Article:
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Public Radio's Environmental News Magazine (follow us on Google News)

News Follow-up

Air Date: Week of

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Developments in stories we’ve been following.


TOOMEY: Time now to follow-up on some of the new stories we’ve been tracking lately.

The State of Washington recently extended a ban on the use of clopyralid on residential and commercial lawns. Clopyralid is a weed killer. But if it gets into compost, it can kill flowers and vegetables. Dow AgroSciences manufactures the herbicide, and is working with the Environmental Protection Agency to redesign the labels on products containing clopyralid. Garry Hamlin is the company spokesperson.

HAMLIN: At this point, we’re doing a fair amount of research to find out why clopyralid does not break down well in compost, when it does break down very well in soil. But, we won’t have an answer to that in the short-term, which is why we need to remove this product from residential turf use.

TOOMEY: One exception to the ban: golf courses can continue to use clopyralid if the grass clippings are kept away from composting facilities.


TOOMEY: On the genetically modified food front, Zimbabwe recently refused a 10,000 ton U.S. shipment of GM corn. The country feared its cattle might inadvertently ingest the corn, which would make the beef unfit for trade with Europe. Andrew Natsios is the administrator for the U.S. Agency for International Development, or USAID, which attempted to deliver the shipment.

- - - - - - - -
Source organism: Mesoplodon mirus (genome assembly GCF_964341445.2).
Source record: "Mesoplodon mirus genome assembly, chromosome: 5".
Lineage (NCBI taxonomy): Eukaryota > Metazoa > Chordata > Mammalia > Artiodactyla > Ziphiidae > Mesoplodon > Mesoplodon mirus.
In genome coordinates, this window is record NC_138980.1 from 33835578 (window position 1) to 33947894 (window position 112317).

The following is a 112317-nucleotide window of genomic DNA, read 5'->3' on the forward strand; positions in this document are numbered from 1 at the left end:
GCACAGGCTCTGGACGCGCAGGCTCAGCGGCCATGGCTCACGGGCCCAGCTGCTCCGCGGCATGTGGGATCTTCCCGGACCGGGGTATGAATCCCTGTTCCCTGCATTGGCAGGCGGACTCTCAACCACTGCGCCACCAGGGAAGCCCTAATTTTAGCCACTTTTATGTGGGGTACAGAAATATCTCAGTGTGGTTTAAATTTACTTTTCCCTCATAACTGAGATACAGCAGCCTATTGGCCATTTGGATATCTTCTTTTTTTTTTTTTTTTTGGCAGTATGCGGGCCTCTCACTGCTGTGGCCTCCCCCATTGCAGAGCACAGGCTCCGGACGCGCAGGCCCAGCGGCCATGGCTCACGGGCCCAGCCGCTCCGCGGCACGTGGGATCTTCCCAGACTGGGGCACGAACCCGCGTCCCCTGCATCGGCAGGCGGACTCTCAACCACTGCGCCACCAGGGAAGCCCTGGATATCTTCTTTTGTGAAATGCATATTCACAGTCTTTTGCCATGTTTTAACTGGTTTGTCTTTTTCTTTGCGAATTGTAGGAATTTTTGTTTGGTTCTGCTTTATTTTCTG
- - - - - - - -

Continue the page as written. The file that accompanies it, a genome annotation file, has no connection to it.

NATSIOS: In the middle of a food emergency in which people’s lives are at risk, raising an issue like GMO corn doesn’t make any sense at all. No one has ever died of any genetically modified foods. But the reality is that, in the Southern African drought, 13 million people are at risk.

TOOMEY: Natsios says USAID redirected the shipment of GM corn to neighboring Mozambique and Zambia.


TOOMEY: The plight of the endangered Puerto Rican Parrot has improved. To prevent extinction, an aviary in the Caribbean National Forest is rearing captive birds for the wild. The aviary recently released nine birds to join the 25 parrots already living in the forest. Sam Hamilton, Southeast Regional Director for the U.S. Fish and Wildlife Service, says so far, so good.

HAMILTON: They need to flock together to increase their chance of survival in the wild. And immediately, we saw the newly released birds calling back and forth to the wild flock, and actually flying with the flock. So, that was exciting to see for the first time.

TOOMEY: The Fish and Wildlife Service will work with the Puerto Rican government for the next 34 years to try to reestablish a stable population of the birds.


TOOMEY: And finally, for years, the Bureau of Land Management has been wrestling with the controversial issue of wild horses roaming on public lands. Ranchers have complained that the horses tear up fencing and vegetation. So now, the BLM says it will soon start injecting horses with a contraceptive vaccine to prevent pregnancy for up to a year. Officials say the goal is not to wipe out the horse population, just a slow reproduction in the wild, wild west. And that’s this week’s follow-up on the news from Living on Earth.



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